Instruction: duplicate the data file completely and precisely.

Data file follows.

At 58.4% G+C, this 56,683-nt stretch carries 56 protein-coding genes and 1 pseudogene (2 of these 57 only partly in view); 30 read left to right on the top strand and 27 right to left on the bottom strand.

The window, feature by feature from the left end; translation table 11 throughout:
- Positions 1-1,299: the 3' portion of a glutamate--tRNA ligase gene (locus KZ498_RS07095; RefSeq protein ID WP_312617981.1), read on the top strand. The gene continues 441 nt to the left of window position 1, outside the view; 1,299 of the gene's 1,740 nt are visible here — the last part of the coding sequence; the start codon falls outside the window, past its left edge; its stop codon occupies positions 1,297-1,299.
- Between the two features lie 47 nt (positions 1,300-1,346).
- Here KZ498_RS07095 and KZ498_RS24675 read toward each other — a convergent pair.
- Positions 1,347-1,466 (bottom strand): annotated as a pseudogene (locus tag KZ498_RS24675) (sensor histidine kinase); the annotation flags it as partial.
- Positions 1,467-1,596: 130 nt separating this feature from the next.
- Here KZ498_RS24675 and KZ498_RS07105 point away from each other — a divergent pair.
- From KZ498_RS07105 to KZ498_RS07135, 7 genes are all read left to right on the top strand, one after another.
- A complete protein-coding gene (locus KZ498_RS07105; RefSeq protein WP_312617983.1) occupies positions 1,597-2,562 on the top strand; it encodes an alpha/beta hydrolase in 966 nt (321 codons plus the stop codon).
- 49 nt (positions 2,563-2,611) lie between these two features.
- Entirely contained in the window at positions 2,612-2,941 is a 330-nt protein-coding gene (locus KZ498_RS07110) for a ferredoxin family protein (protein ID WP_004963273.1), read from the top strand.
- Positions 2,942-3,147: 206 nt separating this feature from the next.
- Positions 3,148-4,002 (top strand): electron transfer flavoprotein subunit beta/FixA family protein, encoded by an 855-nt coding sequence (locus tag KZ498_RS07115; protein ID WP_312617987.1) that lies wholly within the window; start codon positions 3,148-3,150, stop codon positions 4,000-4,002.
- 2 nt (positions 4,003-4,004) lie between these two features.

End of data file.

At 58.4% G+C, this 56,683-nt stretch carries 56 protein-coding genes and 1 pseudogene (2 of these 57 only partly in view); 30 read left to right on the top strand and 27 right to left on the bottom strand.

The window, feature by feature from the left end; translation table 11 throughout:
- Positions 1-1,299: the 3' portion of a glutamate--tRNA ligase gene (locus KZ498_RS07095; RefSeq protein ID WP_312617981.1), read on the top strand. The gene continues 441 nt to the left of window position 1, outside the view; 1,299 of the gene's 1,740 nt are visible here — the last part of the coding sequence; the start codon falls outside the window, past its left edge; its stop codon occupies positions 1,297-1,299.
- Between the two features lie 47 nt (positions 1,300-1,346).
- Here KZ498_RS07095 and KZ498_RS24675 read toward each other — a convergent pair.
- Positions 1,347-1,466 (bottom strand): annotated as a pseudogene (locus tag KZ498_RS24675) (sensor histidine kinase); the annotation flags it as partial.
- Positions 1,467-1,596: 130 nt separating this feature from the next.
- Here KZ498_RS24675 and KZ498_RS07105 point away from each other — a divergent pair.
- From KZ498_RS07105 to KZ498_RS07135, 7 genes are all read left to right on the top strand, one after another.
- A complete protein-coding gene (locus KZ498_RS07105; RefSeq protein WP_312617983.1) occupies positions 1,597-2,562 on the top strand; it encodes an alpha/beta hydrolase in 966 nt (321 codons plus the stop codon).
- 49 nt (positions 2,563-2,611) lie between these two features.
- Entirely contained in the window at positions 2,612-2,941 is a 330-nt protein-coding gene (locus KZ498_RS07110) for a ferredoxin family protein (protein ID WP_004963273.1), read from the top strand.
- Positions 2,942-3,147: 206 nt separating this feature from the next.
- Positions 3,148-4,002 (top strand): electron transfer flavoprotein subunit beta/FixA family protein, encoded by an 855-nt coding sequence (locus tag KZ498_RS07115; protein ID WP_312617987.1) that lies wholly within the window; start codon positions 3,148-3,150, stop codon positions 4,000-4,002.
- 2 nt (positions 4,003-4,004) lie between these two features.